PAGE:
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Water Parcel Tracking to Evaluate Conservation Practice Effectiveness in Agricultural Watersheds

Authors: Ryan Felton,  John Baker, Brent Dalzell, Joel Nelson, University of Minnesota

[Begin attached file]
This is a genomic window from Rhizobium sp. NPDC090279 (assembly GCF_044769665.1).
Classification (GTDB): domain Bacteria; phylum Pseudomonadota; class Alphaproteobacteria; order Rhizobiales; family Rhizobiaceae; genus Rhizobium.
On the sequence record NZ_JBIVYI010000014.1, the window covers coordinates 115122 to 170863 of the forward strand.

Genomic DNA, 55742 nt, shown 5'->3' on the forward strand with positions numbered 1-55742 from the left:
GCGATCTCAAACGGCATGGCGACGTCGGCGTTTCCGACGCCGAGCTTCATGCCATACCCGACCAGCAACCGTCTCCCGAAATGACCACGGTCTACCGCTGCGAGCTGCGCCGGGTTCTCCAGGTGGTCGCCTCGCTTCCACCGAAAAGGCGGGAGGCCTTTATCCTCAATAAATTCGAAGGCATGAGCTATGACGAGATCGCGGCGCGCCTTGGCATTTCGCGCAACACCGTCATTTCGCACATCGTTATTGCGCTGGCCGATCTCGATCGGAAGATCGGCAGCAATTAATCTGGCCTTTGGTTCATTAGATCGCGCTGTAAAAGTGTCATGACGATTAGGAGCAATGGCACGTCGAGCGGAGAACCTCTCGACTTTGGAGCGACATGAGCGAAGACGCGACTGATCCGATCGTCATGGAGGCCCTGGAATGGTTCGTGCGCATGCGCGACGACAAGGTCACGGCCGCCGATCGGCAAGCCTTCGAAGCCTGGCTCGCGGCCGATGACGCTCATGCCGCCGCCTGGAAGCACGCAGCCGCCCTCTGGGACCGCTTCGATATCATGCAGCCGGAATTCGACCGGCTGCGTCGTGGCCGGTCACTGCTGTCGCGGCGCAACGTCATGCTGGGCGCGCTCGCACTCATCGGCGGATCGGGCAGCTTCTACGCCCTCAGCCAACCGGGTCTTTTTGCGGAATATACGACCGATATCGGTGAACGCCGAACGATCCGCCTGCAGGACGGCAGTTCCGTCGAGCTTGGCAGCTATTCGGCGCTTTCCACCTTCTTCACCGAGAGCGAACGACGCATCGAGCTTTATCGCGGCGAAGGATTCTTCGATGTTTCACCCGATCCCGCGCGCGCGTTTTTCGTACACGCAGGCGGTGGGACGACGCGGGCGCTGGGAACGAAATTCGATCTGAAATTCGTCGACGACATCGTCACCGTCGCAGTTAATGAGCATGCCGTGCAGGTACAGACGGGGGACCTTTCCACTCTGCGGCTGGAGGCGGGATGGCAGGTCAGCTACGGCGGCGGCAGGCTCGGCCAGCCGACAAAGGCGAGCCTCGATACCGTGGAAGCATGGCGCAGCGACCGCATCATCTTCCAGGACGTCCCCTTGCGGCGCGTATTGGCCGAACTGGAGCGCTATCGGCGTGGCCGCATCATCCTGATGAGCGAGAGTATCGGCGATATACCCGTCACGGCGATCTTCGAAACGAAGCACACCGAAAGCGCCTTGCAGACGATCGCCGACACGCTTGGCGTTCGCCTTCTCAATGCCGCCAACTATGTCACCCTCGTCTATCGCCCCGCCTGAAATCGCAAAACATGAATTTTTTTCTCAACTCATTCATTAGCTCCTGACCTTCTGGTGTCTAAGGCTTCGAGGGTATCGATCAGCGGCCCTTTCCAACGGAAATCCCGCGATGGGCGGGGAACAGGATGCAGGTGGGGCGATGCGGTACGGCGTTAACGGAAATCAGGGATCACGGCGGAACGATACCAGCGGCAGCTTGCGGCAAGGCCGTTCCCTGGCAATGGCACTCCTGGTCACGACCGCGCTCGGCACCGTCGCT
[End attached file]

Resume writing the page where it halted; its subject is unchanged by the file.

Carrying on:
Abstract: In agricultural landscapes, differences in management practices, soil characteristics, and topography can all interact to influence the delivery of water, sediment, and nutrients from farm fields to receiving ditches and streams. While a wide variety of conservation practice options are available to landowners and conservation professionals, it can be difficult to know where they are most cost effective because of a disconnect in information between plot-scale studies and monitoring data collected at watershed outlets. In order to fill this knowledge gap, we are employing a Lagrangian sampling technique to monitor a water parcel as it travels down an agricultural ditch network. With this approach, the behavior of small scale watersheds can be characterized more precisely, and important sites of new inputs and/or transformations can be identified. Our sampling approach is based on a small inflatable kayak that is capable of navigating narrow, shallow agricultural ditches. From the kayak, we deploy a sensor platform consisting of a multiparameter sonde coupled with a GPS receiver which allows us to generate high-frequency data sets through a ditch and stream network. Preliminary results have been helpful for identifying the influence of key micro-watershed tributaries as important sources of nitrate, and assessing the role of wetlands in mediating nitrate loads. Ongoing efforts are focused on combining our Lagrangian sampling with Eulerian monitoring at selected sites in order to identify biogeochemically important hot-spots and hot-moments. Potential applications of this methodology include evaluation of the impact of specific practices such as saturated buffers and constructed wetlands on water quality as well as identifying areas of concern within small watersheds.